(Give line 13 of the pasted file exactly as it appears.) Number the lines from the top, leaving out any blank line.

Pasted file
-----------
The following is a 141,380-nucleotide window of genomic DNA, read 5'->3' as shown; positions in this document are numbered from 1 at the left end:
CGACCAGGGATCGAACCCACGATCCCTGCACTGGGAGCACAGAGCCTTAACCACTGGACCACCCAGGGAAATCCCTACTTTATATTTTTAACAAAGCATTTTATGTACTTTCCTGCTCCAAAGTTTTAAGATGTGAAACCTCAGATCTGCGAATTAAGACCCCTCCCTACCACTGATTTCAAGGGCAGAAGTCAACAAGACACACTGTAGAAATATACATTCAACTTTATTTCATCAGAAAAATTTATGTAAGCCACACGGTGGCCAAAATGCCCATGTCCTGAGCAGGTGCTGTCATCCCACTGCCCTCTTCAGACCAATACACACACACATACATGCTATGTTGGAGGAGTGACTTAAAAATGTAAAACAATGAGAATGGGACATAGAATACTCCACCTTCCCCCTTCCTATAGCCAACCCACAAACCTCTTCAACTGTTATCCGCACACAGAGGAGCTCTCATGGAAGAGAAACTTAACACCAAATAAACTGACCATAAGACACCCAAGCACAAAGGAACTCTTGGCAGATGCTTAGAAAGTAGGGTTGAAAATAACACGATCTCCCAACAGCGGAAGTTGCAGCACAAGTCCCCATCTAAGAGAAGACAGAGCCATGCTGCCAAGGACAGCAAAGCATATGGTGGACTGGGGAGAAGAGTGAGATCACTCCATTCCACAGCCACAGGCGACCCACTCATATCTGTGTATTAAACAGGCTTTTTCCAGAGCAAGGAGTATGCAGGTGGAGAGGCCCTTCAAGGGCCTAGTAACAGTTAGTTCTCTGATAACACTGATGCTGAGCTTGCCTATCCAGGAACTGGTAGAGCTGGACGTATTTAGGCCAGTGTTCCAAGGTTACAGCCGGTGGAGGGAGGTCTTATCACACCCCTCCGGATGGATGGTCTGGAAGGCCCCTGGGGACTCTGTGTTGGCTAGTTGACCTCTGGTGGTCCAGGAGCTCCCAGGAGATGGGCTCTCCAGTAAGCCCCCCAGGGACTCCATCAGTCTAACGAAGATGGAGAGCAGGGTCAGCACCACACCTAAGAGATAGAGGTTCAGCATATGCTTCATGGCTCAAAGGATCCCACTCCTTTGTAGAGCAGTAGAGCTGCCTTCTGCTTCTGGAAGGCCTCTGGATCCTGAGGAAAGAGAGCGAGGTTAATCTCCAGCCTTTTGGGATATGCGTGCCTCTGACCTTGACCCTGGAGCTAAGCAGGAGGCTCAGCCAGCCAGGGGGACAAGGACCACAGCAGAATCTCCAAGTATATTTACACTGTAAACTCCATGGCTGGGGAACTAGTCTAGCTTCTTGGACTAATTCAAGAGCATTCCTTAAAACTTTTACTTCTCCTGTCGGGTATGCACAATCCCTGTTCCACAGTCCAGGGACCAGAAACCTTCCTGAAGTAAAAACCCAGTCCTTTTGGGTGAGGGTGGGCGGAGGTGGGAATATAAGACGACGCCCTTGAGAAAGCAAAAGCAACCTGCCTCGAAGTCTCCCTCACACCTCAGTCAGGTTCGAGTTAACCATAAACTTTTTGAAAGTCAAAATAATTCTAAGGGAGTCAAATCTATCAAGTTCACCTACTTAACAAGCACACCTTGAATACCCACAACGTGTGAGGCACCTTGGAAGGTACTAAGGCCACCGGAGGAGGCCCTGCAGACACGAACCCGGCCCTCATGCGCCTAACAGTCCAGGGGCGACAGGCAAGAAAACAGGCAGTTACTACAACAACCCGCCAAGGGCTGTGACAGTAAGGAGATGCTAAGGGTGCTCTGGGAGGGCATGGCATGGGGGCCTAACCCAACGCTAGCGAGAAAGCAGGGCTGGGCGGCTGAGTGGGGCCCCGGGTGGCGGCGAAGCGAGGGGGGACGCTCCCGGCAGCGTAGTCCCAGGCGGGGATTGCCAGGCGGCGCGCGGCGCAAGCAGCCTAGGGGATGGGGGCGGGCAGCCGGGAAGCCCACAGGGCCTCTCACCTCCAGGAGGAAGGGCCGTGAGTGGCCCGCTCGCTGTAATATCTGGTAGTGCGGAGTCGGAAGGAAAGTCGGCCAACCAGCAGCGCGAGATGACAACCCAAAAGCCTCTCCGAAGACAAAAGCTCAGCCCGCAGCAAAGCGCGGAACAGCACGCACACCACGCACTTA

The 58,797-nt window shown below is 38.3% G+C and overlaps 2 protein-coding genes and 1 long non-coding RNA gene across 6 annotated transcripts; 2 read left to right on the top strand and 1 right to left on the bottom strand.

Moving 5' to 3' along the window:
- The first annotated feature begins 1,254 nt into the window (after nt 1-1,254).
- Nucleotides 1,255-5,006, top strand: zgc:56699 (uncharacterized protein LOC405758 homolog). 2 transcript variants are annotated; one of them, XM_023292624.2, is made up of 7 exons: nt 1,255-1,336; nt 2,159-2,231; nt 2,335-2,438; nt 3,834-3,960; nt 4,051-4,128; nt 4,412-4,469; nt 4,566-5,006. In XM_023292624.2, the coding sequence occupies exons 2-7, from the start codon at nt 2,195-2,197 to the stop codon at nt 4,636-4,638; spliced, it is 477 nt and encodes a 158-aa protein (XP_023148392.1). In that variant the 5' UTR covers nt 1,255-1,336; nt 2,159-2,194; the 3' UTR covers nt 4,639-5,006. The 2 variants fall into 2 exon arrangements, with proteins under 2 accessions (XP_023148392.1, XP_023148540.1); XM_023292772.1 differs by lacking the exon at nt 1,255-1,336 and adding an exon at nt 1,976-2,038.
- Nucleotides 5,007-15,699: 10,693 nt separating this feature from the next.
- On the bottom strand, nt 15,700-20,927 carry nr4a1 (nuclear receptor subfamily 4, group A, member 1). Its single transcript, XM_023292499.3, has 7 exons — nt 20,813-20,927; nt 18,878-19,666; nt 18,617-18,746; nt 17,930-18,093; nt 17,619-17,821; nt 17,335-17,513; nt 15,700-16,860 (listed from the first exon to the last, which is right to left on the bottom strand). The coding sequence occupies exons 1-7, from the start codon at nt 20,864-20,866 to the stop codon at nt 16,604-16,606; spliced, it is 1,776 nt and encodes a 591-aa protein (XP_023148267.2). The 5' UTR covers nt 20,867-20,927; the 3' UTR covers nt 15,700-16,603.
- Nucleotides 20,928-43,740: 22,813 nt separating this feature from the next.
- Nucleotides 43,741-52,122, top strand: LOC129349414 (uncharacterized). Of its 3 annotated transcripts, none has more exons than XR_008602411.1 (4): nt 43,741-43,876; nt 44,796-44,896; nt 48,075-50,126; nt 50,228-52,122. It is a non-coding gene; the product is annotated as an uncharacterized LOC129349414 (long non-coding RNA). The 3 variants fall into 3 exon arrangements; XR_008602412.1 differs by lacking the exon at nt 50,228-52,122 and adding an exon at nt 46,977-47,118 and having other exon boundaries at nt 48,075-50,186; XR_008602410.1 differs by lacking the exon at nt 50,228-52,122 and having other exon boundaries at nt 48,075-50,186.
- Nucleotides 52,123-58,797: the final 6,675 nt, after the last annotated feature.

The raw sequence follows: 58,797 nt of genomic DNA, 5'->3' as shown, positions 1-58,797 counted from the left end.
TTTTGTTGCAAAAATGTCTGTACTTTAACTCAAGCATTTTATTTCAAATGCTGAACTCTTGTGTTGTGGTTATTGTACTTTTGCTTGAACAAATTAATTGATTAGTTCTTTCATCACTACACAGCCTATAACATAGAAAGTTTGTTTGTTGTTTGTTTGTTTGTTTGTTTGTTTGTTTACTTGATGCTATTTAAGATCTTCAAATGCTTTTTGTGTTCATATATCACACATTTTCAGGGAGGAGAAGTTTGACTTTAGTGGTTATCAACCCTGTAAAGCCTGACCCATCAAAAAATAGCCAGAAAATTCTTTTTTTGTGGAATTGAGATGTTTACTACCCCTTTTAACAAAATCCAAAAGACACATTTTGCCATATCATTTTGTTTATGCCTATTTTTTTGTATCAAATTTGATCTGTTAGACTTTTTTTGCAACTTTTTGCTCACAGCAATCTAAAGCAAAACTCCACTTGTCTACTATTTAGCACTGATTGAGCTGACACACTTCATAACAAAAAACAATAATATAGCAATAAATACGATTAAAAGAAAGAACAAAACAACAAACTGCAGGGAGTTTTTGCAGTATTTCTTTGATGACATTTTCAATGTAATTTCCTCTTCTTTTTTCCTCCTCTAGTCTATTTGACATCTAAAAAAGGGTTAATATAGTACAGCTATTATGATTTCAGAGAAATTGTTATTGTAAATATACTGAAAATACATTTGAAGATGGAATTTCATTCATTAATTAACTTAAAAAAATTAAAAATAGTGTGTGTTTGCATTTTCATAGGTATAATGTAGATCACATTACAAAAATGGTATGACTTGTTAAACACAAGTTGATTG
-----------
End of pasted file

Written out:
TTTTGTTGCAAAAATGTCTGTACTTTAACTCAAGCATTTTATTTCAAATGCTGAACTCTTGTGTTGTGGTTATTGTACTTTTGCTTGAACAAATTAATTGATTAGTTCTTTCATCACTACACAGCCTATAACATAGAAAGTTTGTTTGTTGTTTGTTTGTTTGTTTGTTTGTTTGTTTACTTGATGCTATTTAAGATCTTCAAATGCTTTTTGTGTTCATATATCACACATTTTCAGGGAGGAGAAGTTTGACTTTAGTGGTTATCAACCCTGTAAAGCCTGACCCATCAAAAAATAGCCAGAAAATTCTTTTTTTGTGGAATTGAGATGTTTACTACCCCTTTTAACAAAATCCAAAAGACACATTTTGCCATATCATTTTGTTTATGCCTATTTTTTTGTATCAAATTTGATCTGTTAGACTTTTTTTGCAACTTTTTGCTCACAGCAATCTAAAGCAAAACTCCACTTGTCTACTATTTAGCACTGATTGAGCTGACACACTTCATAACAAAAAACAATAATATAGCAATAAATACGATTAAAAGAAAGAACAAAACAACAAACTGCAGGGAGTTTTTGCAGTATTTCTTTGATGACATTTTCAATGTAATTTCCTCTTCTTTTTTCCTCCTCTAGTCTATTTGACATCTAAAAAAGGGTTAATATAGTACAGCTATTATGATTTCAGAGAAATTGTTATTGTAAATATACTGAAAATACATTTGAAGATGGAATTTCATTCATTAATTAACTTAAAAAAATTAAAAATAGTGTGTGTTTGCATTTTCATAGGTATAATGTAGATCACATTACAAAAATGGTATGACTTGTTAAACACAAGTTGATTG